There seems to be nothing in this proposal to help those who have been compulsorily put onto a prepayment meter at a higher tariff and would prefer to switch to a different supplier. This is a complex problem, and outside the strict confines of this topic as outlined by James, but it is worth thinking about.

I go along with Diesel’s proposal that there should be some dedicated impartial outreach to customers who have been on the standard tariff for two years or more. I think in the long run it would save the government money in welfare and other support and have the potential to lead to energy savings.

Hello John, although this particular conversation is about the proposed database, the CMA did propose the following for pre-payment meter customers: A temporary price cap to protect the four million vulnerable customers on prepayment meters, which would reduce their bills by a total of £300m a year. https://conversation.which.co.uk/home-energy/cma-energy-market-investigation-results-proposals/

And as we have discussed earlier, why should there only be a temporary price cap?

Ofgem have made proposals to deal with prepayment meter problems. It is worth noting that all the big 6 suppliers, I believe, offer prepayment customers the ability to switch to cheaper tariffs. Many smaller suppliers do not.

Thank you Patrick. I was particularly concerned over those pre-payment customers who are not there through their own choice [albeit possibly as a result of their own circumstances]. Should they not also be included in the database referral scheme in case one of the other companies that they might not have heard of can come up with a better payment arrangement for them? Or must they be trapped for ever with the company who has put them on the naughty step?

This is another attempt to wake people up to the realisation that they can save money by making a (very) little effort. However, marketing has such a bad name that I can’t support it. If, however, Ofgem publicised more openly the savings to be made by switching from standard tariffs maybe more people would take the trouble to act and save themselves money. However the evidence from work in the past seems to be that most people who are capable of changing, and have not, are “sticky” and can’t really be bothered to make the sort of savings likely.

There is, though, a bit of a fallacy here. If all those on standard tariffs were to switch to the cheaper fixed price tariffs, energy companies income would drop substantially, as would their profit margins. Therefore those savings would not last; fixed rate tariff prices would have to rise to maintain their profitability. So it would only be a short term saving.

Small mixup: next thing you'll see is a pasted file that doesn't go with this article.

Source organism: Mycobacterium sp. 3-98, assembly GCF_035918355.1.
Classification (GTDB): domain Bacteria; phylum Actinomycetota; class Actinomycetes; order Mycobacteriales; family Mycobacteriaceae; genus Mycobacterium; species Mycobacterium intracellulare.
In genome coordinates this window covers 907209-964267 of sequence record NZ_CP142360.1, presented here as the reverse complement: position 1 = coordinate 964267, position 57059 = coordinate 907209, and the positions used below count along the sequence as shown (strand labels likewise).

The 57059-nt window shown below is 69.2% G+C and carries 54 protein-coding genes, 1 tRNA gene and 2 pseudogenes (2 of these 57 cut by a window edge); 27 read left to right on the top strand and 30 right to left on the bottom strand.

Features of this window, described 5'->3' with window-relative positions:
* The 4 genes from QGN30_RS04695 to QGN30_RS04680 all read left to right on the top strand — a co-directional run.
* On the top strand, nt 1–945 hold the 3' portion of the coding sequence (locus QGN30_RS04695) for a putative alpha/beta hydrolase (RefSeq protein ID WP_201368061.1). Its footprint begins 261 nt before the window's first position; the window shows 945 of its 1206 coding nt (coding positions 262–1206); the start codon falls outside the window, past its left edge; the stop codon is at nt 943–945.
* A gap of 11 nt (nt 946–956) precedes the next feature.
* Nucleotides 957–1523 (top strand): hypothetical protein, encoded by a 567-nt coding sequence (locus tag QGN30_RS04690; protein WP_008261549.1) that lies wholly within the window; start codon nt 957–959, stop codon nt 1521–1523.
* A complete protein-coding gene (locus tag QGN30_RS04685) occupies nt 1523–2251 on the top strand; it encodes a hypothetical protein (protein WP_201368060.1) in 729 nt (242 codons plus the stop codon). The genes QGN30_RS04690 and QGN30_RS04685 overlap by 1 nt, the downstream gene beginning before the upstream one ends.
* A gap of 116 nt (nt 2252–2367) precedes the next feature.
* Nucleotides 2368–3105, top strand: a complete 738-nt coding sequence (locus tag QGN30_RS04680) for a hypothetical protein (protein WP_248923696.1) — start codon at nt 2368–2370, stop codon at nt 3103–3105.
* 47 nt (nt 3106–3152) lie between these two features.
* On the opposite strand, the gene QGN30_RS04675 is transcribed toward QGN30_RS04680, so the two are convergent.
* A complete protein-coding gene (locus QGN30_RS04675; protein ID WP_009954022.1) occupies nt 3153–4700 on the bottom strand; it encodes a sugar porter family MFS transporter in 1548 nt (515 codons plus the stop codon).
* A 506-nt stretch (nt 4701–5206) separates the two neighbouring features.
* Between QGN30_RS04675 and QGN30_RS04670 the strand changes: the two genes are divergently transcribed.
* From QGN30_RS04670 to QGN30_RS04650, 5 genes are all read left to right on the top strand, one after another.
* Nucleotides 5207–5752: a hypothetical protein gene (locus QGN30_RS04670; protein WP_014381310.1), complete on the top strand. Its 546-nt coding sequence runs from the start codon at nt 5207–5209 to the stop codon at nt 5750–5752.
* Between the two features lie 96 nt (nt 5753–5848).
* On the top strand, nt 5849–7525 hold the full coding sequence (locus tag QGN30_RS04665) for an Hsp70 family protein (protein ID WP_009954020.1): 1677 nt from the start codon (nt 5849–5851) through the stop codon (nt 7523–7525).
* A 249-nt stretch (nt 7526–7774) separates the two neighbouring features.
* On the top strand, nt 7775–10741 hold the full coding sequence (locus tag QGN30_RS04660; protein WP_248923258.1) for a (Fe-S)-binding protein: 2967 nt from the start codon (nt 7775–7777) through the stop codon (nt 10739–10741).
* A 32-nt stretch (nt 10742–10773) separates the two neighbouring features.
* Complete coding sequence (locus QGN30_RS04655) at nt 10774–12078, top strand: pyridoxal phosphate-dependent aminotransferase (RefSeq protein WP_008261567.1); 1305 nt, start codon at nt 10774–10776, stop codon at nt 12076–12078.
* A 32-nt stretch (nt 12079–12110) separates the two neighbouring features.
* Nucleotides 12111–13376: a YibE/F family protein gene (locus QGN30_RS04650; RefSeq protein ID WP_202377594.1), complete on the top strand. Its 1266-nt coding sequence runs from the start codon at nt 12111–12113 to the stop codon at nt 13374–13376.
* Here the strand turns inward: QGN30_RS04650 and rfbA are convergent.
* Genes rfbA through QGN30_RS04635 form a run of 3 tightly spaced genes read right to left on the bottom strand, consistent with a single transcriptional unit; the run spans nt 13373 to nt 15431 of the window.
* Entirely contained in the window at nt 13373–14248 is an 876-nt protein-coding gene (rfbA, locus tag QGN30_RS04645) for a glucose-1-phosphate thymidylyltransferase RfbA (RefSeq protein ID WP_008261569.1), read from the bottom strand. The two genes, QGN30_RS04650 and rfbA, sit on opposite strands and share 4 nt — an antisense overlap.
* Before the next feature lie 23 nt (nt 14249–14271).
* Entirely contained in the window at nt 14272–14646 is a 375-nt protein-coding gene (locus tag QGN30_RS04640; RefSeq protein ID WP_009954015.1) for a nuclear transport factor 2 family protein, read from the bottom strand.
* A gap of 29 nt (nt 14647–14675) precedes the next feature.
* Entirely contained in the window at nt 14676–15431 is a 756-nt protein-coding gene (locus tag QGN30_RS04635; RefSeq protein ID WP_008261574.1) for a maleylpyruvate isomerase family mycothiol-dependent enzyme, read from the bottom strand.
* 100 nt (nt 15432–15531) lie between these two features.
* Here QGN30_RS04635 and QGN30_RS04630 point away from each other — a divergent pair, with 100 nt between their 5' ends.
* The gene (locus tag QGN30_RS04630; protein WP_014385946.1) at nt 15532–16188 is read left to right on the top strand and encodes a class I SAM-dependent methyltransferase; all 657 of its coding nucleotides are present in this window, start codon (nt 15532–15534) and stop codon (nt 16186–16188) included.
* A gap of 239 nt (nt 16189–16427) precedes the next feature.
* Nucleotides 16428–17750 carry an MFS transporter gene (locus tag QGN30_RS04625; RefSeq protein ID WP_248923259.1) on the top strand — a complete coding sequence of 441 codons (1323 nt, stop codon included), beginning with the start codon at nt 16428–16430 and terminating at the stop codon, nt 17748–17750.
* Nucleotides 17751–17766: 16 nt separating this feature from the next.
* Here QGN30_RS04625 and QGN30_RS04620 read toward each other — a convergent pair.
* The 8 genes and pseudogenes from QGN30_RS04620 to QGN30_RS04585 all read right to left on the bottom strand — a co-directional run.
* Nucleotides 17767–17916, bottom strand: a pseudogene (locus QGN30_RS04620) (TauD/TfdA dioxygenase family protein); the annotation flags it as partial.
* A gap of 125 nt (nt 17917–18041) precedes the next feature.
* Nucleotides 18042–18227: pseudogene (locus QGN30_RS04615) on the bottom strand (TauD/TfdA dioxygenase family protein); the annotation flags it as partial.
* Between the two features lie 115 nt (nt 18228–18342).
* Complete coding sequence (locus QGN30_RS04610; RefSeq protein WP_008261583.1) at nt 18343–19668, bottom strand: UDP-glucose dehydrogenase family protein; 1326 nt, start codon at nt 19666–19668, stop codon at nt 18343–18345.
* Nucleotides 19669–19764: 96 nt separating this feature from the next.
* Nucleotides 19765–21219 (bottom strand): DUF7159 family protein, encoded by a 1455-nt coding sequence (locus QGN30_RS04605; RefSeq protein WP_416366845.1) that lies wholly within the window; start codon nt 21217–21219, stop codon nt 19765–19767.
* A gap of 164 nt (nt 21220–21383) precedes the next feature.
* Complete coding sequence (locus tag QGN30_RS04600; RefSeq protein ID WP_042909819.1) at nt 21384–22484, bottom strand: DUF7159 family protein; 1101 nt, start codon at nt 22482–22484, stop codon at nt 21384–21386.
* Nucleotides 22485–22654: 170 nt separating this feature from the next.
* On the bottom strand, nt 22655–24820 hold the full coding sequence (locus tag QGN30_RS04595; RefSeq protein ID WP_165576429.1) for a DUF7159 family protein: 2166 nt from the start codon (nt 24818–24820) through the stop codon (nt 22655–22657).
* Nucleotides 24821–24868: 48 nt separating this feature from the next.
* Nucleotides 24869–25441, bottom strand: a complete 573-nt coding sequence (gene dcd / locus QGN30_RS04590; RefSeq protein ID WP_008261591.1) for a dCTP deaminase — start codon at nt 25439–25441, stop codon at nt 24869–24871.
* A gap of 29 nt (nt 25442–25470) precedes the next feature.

Who wins by gambling on energy price changes that fixed price tariffs “guard against”? Not the consumer – they don’t have the knowledge. The energy supplier of course. So they are a sham really, subsidised by standard variable tariff customers. The answer is to scrap fixed term tariffs and have a fairly price variable tariff for all.

Harking back to the constant refrain for a single unit price and confusion it seems to me that it could be simplified by having the same fixed standing charge for every connection throughout the country. There will be winners and losers from this schemes but with all suppliers charging the same standing charge the only variable s will be the cost of the energy, their administration costs, and whatever any other thing the Government wants to throw on.

And to be very clear; infrastructure costs should be paid by all regardless of usage. With the rich more able to install solar installations for electricity and hot water, air-heat pumps for the underfloor heating and superior weather proofing – then they will be the ones who benefit most from a standing charge based on units used.

Hear! Hear! DT.

The National Standard Supply Charge has been put forward many times in various guises throughout these Conversations but it is good to see it put back on the table and clarified further as you have done.

I also agree with your idea to campaign vigorously against the compulsory smart meter policy, but I don’t think Which? supports you on that. The last thing I read was that there was still no agreement on a universal electricity meter standard [so that switching supplier would not require replacement of the meter as is sometimes the case]. Since gas is the biggy in terms of annual consumer costs perhaps the government should concentrate on that [especially since so many gas meters are ancient devices] and let electricity find its own way forward. Part of the smart meter rollout for electricity must include replacing even newish ones like ours [only three years old] which are not universally compatible.

The smart meter roll out is a done deal regrettably, and one that Which? seemed to support. There is to my mind no substantive evidence of benefit to consumers, other than automatically sending meter readings (I do mine regularly online as it is) and giving the ability to charge half-hourly tariffs. For people who can organise their electricity consumption at off-peak times this may save them money and benefit capacity control.

The main argument that by having a smart meter, and watching your consumption, you will somehow be able to reduce how much you use seems very dubious. If people can’t take the opportunity to switch to cheaper tariffs now I doubt they’ll work out how to make savings on their usage.